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Betel nut

From Academic Kids

Betel palm
Scientific classification
Kingdom:Plantae
Division:Magnoliophyta
Class:Liliopsida
Order:Arecales
Family:Arecaceae
Genus:Areca
Species:catechu

Template:Taxobox section binomial botany

Areca nut, or pinang, more commonly known as betel nut, is the seed of the betel palm or Areca catechu, a species of palm tree which grows throughout the Pacific, Asia, and parts of east Africa. The most important active principles of betel nut are arecaine and arecoline, alkaloids which are comparable to nicotine in its stimulating, mildly intoxicating and appetite-suppressing effects on the mind. It also contains the alkaloids arecaidine, arecolidine, guracine (guacine), guvacoline and a number of others that have not yet been studied extensively.

Betel chewing is a part of many Asian cultures, and preparation techniques vary from region to region. The nut is either slivered or grated, often flavored with spices according to local tradition and usually wrapped in a betel leaf (note: betel leaf comes from the betel pepper plant, Piper betle, which is not botanically related to the betel palm, Areca catechu), along with some lime (calcium oxide or calcium hydroxide) to better extract the alkaloids. Some people also chew tobacco with betel nut. After about 20 minutes of chewing, the fibrous residue which remains of the nut is spat on the street, where it remains visible due to its characteristic bright red color. Trails of bright red sputum lining the sidewalks are a sure indication of the popularity of betel chewing in an area.

Regular betel chewing causes the teeth and gums to be stained red; however, it may also reduce cavities.

Betel chewing is addictive. The International Agency for Research on Cancer (IARC) regards betel nut to be a known human carcinogen.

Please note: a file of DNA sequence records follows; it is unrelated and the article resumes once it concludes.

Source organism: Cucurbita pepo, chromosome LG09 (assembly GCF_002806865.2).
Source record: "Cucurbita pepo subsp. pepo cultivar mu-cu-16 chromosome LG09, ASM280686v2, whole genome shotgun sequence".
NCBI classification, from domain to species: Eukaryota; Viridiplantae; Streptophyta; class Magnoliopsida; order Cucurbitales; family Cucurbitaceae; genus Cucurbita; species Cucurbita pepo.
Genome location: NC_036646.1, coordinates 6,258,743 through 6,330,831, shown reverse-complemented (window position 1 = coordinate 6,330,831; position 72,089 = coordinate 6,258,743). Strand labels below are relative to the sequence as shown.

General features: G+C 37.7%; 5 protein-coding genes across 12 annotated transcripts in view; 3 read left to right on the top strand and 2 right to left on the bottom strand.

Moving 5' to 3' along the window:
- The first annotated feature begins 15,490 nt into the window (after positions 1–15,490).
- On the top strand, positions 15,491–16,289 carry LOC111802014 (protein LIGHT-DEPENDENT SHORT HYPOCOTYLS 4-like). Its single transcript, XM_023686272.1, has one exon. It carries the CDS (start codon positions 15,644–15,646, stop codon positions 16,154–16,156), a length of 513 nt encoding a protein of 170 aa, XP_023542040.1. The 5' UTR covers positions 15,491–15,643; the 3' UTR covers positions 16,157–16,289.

Powdered betel nut is a constituent in tooth powders. Other medicinal uses include the removal of tapeworms and other intestinal parasites by swallowing a few teaspoons of powdered betel nut, or by taking tablets containing the extracted alkaloids.

In Taiwan, betel nut shops typically have large picture windows behind which a young attractive woman who is usually not wearing very much is wrapping betel nuts. (See betel nut beauty).

Missing image
Paan_Making.JPG
Shopkeeper making Paan in an Indian store

In India, betel (called paan or pan) chewing is as popular as tobacco smoking once was in the United States. Paan is often served wrapped in a betel leaf, as described above. A ground mixture of betel nuts and other spices, called paan masala is increasingly popular. Also popular in India is a concoction of ground (or thin sliced) betel nuts (supari), tobacco and flavorings known as gutkha.

In the United States, betel nut is not a controlled or specially taxed substance and may be found in some Asian grocery stores.

Penang Island is named after pinang.

External links

fr:Noix d'arec zh:檳榔

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